Drought Triggers Large-Scale Migration In MP Bundelkhand (Via HT)

Drought Triggers Large-Scale Migration In MP Bundelkhand (Via HT)

Drought in Madhya Pradesh’s Bundelkhand has triggered large scale migration as rabi sowing has come down by almost half this year and there is not enough employment opportunities available locally.

Half of the 18 districts in Madhya Pradesh that are reeling under a drought because of weak a monsoon are located in Bundelkhand, where deputy director agriculture AK Nema said rabi sowing was 50 to 60% less in main districts --- Chhatarpur and Tikamgarh districts --- as compared to last year.

The impact of the drought on locals, especially the poor, can be measured through migration visible at railway stations and interstate bus terminals. Local railway officials say that this time, migration is almost three to four times of a normal year when 300 to 400 people used to travel to other cities looking for jobs or for personal reasons.

Rajkumar, station manager of Khajuraho railway station, said the exodus is exceptionally high this year with roughly 1,500 to 2,000 people travelling to Delhi and other cities every day. He said majority of them were leaving their villages in search of better livelihood as agriculture is not an option this year.

“The people are moving out lock, stock and barrel with their entire families as there is not enough water even to drink,” he said. From the nearby and smaller Harpalpur railway station an average of 700-800 people are boarding trains for Delhi and other northern Indian cities on daily basis. Station manager RK Sharma said there has been a sudden rush as rabi sowing has not been very encouraging in absence of any rains in the last two months.

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Railway officials have noticed similar migration trends at other railway stations in Bundelkhand region such as Sagar, Damoh and Tikamgarh. They also claimed that people from drought-hit Panna district are going to railway stations in the neighbouring districts of Uttar Pradesh and are also boarding buses for the National Capital and other big cities. A distressed farmer Jagdish Sahu, who with his family and other villagers was taking a train from Khajuraho railway station to Delhi, said he has no other option but to abandon his village.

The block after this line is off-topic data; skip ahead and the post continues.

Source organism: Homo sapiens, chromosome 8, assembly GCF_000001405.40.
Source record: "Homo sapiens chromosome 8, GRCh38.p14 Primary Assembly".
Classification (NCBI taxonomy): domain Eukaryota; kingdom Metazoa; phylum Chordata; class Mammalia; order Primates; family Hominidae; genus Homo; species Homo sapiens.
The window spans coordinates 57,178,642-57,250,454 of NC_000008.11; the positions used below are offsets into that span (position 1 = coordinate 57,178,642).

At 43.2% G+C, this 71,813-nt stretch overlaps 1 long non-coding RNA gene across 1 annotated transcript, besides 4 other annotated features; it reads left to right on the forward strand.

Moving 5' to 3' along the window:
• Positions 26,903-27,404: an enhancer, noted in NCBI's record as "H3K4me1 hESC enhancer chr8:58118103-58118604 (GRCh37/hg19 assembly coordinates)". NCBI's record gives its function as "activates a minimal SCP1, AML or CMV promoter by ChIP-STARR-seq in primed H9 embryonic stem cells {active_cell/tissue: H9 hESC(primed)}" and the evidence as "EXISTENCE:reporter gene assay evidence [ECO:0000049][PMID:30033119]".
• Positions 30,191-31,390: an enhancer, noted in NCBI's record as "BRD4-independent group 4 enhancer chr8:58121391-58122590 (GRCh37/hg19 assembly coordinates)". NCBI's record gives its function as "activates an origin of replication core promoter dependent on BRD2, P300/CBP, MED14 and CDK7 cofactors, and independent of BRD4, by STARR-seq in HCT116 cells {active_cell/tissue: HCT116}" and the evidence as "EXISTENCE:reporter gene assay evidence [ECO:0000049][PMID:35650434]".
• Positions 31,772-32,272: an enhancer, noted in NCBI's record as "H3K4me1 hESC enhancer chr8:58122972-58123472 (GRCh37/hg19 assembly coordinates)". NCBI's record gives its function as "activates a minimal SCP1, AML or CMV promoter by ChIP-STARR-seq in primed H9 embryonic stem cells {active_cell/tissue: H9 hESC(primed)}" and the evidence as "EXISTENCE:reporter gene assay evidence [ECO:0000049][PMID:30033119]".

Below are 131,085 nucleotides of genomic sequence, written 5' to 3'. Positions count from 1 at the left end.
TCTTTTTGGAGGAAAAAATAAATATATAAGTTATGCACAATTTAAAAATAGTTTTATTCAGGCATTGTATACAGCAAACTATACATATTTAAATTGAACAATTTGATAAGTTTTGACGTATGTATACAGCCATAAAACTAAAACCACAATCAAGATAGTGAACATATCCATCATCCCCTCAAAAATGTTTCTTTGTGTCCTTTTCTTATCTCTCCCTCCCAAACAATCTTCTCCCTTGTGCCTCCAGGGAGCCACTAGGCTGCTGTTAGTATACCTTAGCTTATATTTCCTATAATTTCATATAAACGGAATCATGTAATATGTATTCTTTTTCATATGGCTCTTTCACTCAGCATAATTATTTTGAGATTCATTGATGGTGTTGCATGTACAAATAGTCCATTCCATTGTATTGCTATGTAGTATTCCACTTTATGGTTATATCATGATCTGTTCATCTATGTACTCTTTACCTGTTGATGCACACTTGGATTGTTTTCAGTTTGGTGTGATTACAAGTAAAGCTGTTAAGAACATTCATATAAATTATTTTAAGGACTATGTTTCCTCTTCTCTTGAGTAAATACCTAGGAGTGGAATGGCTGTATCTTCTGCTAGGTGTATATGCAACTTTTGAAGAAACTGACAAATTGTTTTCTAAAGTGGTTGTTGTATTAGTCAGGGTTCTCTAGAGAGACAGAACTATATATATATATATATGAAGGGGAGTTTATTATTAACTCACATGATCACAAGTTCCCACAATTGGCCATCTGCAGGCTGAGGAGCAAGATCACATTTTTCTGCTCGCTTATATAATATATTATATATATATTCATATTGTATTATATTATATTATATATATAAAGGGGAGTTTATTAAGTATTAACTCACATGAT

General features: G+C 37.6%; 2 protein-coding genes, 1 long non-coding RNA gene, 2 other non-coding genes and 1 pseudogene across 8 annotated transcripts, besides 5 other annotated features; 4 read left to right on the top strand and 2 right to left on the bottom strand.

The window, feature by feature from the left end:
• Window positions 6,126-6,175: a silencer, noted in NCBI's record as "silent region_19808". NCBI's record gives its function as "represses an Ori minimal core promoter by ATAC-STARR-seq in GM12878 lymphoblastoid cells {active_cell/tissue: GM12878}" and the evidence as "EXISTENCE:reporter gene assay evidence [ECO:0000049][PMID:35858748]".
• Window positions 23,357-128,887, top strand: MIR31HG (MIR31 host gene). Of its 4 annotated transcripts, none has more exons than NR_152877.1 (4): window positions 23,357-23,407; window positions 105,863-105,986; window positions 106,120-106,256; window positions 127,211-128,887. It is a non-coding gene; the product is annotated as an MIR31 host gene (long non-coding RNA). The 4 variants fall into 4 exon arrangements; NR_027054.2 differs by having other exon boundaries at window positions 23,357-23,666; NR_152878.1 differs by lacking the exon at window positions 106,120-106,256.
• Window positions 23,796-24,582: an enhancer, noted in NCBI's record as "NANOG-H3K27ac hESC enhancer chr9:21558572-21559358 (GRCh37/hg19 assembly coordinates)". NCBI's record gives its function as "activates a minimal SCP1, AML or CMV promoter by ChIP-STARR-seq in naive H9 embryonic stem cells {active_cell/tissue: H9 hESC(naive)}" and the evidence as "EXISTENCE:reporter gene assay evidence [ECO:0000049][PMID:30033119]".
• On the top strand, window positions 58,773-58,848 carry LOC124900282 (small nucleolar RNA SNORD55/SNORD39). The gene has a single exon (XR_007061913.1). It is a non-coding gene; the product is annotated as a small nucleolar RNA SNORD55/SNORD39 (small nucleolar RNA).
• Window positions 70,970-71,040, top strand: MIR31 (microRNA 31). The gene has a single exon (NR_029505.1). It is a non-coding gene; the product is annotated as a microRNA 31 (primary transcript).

“I used to take some land on contract but due to scanty rainfall we could not sow rabi crop. So we are going to Delhi to find work as a labourer,” he said. “Getting water for drinking is also getting difficult here”. Another villager Pappu Adivasi, who was taking a train from Chhatarpur district with several other youth of his village, said nearly 60% of the young guys in his village have already shifted to big cities looking for work. “We didn’t get work under MGNREGA (Mahatma Gandhi National Rural Employment Guarantee Act) , which the government assured of providing in these hard times,”he said.

Although Tikamgarh district collector Abhijit Agarwal confirmed the ongoing migration, he told Hindustan Times that it was not an alarming trend. However, his claim was refuted by Gyanendra Tiwari of a local NGO Samarthan, who said people are leaving in large numbers as even local dams and wells dug under the Central government funded Bundelkhand package have dried up. “We are working for providing jobs through MGNREGA. Also, public distribution system is being tightened so that eligible people get their ration on time,” Aggarwal said, adding that a report being sent to the state government for carrying out relief work in drought-hit areas effectively. Arun Pandey, principal secretary revenue said the government has constituted a state-level drought monitoring  committee and crop weather watch group .

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Courtesy : Hindustan Times

 

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